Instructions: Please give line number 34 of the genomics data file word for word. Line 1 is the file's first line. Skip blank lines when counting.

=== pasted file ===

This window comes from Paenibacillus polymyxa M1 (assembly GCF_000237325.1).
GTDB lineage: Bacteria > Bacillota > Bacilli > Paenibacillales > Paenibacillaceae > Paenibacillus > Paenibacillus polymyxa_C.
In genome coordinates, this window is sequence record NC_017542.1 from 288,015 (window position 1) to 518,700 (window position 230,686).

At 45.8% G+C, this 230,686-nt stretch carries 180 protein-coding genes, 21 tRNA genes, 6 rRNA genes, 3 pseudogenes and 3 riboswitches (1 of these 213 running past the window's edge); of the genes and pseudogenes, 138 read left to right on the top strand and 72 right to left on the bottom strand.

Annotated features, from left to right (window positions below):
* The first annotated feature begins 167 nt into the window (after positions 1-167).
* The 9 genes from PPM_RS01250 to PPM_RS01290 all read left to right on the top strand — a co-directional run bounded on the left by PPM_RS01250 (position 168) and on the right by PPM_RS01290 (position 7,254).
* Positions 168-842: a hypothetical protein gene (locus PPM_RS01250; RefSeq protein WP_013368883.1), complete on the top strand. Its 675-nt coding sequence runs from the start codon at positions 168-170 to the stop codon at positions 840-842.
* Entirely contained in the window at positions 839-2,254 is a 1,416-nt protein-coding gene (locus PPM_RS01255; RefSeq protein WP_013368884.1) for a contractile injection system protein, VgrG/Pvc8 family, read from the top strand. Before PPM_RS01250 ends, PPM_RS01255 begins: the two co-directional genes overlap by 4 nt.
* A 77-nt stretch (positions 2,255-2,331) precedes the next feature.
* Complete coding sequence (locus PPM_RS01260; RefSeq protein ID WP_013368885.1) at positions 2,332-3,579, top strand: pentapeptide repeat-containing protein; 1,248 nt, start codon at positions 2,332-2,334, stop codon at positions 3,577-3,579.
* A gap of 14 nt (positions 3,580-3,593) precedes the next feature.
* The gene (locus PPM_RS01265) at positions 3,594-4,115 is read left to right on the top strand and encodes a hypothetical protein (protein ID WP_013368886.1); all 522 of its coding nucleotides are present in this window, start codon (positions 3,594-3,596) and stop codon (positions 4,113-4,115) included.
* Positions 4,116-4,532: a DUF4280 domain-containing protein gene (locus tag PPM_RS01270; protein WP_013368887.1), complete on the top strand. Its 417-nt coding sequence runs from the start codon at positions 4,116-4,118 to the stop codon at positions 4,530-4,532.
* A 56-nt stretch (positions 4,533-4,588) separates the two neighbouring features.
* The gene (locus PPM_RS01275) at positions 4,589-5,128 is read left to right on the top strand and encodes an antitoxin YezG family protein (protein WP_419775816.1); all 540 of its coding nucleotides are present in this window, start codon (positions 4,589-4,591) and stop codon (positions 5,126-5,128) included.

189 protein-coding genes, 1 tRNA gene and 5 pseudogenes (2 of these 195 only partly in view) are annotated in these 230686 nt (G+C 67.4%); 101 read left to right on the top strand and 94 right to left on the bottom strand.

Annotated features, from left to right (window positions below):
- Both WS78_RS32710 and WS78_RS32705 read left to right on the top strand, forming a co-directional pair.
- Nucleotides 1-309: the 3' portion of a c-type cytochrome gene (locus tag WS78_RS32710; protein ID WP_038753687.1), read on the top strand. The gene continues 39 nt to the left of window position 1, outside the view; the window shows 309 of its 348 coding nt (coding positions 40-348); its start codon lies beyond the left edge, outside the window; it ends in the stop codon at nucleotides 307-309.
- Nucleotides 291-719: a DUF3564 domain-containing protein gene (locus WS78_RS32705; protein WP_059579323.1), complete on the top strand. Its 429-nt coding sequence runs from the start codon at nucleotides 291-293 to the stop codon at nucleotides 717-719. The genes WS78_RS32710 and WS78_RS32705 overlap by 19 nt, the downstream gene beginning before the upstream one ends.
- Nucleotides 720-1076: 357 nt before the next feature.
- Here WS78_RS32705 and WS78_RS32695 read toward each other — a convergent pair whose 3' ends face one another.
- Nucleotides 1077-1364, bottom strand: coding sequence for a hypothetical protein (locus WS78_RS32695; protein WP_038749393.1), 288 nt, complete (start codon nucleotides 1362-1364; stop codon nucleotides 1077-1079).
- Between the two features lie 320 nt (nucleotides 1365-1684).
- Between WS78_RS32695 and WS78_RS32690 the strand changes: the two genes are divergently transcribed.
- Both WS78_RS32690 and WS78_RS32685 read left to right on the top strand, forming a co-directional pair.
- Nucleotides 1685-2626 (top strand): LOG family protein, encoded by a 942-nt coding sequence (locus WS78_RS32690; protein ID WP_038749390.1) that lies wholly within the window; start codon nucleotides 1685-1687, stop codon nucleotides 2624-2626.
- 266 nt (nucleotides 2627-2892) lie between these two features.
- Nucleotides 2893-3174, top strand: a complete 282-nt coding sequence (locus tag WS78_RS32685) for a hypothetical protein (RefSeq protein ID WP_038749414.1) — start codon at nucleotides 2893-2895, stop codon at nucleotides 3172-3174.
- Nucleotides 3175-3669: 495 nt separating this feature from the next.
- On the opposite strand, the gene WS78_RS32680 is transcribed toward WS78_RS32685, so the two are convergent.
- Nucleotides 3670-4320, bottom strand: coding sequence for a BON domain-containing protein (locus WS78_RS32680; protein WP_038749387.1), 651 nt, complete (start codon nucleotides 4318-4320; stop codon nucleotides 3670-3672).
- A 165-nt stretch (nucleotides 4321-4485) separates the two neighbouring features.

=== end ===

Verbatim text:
- A 165-nt stretch (nucleotides 4321-4485) separates the two neighbouring features.